As you all know, the Act was a landmark in the history of the IRS. It laid out a fundamental new direction for the agency.  And it contains many detailed provisions including 71 new taxpayer rights.  As I reviewed the Act to prepare for today, it’s easy to get lost in the trees and fail to see the forest.  So I will confine my remarks today to the broader issues that I believe the Act addressed.

One of the clear mandates of the Act was for IRS to dramatically improve service to taxpayers.  No one can argue that this was not the right thing to do.  In the 1990s, service at the IRS fell to unacceptable levels.  Getting through the toll-free system to talk to an assistor was a daunting task.  And to add insult to injury, once a taxpayer got through, the risk that the information given out was wrong was unacceptably high.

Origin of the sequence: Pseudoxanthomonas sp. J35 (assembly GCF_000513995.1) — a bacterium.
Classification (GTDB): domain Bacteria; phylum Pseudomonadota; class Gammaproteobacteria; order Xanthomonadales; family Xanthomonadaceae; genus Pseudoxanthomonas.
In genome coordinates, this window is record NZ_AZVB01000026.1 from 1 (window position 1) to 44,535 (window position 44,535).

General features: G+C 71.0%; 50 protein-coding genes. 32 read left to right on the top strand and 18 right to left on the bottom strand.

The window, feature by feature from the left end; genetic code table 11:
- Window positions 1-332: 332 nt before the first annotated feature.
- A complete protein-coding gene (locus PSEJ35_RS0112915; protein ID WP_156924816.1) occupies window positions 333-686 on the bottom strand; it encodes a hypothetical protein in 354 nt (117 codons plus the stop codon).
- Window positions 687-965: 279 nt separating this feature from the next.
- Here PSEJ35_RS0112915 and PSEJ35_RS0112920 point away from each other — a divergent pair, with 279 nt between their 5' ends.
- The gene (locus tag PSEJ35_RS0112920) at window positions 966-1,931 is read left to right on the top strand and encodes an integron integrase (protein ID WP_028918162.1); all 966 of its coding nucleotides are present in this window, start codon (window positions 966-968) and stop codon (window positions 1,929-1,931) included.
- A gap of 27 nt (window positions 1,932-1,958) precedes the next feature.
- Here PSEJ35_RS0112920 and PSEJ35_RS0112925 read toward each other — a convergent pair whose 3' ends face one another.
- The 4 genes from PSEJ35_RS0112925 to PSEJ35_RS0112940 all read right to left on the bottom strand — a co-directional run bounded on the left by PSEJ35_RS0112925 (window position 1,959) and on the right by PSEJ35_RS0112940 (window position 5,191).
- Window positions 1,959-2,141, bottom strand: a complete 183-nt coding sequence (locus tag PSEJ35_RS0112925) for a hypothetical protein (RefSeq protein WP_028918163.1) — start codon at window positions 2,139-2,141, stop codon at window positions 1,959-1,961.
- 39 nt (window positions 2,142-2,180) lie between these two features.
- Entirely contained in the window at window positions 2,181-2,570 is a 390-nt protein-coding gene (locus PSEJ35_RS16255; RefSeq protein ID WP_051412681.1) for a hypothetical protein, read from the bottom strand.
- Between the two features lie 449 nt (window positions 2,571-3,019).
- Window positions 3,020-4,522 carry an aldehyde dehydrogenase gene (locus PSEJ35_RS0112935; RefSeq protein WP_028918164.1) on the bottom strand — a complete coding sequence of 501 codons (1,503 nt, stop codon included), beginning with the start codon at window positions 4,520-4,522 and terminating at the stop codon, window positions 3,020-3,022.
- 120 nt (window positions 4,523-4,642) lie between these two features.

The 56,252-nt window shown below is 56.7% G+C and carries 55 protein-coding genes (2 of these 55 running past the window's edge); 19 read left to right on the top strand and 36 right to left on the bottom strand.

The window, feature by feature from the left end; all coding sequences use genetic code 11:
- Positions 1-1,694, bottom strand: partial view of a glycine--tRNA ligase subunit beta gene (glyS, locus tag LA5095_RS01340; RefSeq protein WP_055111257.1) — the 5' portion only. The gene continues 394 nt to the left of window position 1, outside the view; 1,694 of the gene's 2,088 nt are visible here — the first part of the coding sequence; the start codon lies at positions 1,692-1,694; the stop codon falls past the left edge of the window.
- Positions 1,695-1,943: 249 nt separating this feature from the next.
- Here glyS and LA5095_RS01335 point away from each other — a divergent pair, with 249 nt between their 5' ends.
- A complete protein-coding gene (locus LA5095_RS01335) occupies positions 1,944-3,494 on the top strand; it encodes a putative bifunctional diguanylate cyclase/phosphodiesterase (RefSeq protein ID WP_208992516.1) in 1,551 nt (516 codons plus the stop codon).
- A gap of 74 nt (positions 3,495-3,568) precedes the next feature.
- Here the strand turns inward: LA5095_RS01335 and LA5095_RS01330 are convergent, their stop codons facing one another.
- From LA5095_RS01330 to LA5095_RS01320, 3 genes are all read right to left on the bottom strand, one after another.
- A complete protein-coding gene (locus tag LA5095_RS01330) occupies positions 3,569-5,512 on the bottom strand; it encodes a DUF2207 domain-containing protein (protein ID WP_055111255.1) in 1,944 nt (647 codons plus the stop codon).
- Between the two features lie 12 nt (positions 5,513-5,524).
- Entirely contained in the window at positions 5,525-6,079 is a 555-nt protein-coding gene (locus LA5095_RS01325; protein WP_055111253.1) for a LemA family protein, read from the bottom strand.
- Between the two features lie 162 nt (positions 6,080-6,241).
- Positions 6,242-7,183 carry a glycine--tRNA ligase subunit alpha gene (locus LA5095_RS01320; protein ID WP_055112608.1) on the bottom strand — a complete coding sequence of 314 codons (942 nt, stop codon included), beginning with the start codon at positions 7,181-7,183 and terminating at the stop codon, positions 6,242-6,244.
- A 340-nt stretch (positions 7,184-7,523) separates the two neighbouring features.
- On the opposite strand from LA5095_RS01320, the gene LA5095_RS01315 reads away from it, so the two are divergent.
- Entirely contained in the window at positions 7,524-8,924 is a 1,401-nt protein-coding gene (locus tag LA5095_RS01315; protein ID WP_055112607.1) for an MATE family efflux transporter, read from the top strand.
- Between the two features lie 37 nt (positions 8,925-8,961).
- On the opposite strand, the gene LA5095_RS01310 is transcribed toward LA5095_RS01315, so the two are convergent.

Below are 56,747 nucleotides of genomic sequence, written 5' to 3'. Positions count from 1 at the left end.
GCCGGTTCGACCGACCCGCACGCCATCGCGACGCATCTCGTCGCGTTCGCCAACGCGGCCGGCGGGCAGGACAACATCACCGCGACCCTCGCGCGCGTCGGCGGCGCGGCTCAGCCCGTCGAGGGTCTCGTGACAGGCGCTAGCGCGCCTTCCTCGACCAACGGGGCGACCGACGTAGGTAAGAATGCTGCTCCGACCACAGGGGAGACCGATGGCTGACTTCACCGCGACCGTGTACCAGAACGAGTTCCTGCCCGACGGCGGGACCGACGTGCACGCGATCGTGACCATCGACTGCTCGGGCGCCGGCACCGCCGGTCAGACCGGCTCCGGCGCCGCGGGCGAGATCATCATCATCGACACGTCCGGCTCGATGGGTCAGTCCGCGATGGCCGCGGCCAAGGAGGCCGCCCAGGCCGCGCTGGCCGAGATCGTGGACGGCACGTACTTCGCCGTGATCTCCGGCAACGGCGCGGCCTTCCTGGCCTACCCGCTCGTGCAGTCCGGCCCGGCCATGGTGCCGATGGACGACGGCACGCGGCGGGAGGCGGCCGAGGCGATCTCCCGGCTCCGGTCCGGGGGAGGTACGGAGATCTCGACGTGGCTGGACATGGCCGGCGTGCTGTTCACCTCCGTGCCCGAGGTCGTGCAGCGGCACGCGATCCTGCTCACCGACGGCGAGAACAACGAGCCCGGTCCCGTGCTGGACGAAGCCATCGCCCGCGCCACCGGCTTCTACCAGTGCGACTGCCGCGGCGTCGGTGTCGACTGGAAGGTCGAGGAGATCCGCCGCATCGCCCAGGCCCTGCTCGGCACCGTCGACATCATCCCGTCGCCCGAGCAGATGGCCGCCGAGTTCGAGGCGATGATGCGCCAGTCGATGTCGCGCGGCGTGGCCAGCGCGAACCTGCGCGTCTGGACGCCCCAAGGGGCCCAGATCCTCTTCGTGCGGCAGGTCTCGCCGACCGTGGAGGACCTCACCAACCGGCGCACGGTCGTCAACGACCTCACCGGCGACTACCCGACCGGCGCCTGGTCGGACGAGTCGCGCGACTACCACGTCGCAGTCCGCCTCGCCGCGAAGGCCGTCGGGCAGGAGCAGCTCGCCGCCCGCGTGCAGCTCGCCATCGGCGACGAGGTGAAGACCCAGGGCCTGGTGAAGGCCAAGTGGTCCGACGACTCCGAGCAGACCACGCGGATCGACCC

In this area, the IRS has shown dramatic improvement.  In FY 2007, our toll-free assistor level of service was 82 percent and the tax law accuracy was 91 percent.  So we are giving better service, and it is easier to get through.  But the toll-free line is no longer the sole way to get help from the IRS.

The IRS Web site has become increasingly important in providing taxpayers with the information they need.  And taxpayers are becoming more and more comfortable going to the Web.  For example, last year, there were 215 million visits to our Web site.  That is more than double what it was only five years earlier.

And the Web is not just a place to get a form or a publication.  We are adding more and more tools to the Web every year.  And taxpayers are using them.  Last year, we had over 32 million refund status checks using our “Where’s my Refund” application.  And this year, we added applications to help taxpayers compute the amount of their stimulus payments and track when the payment would be made.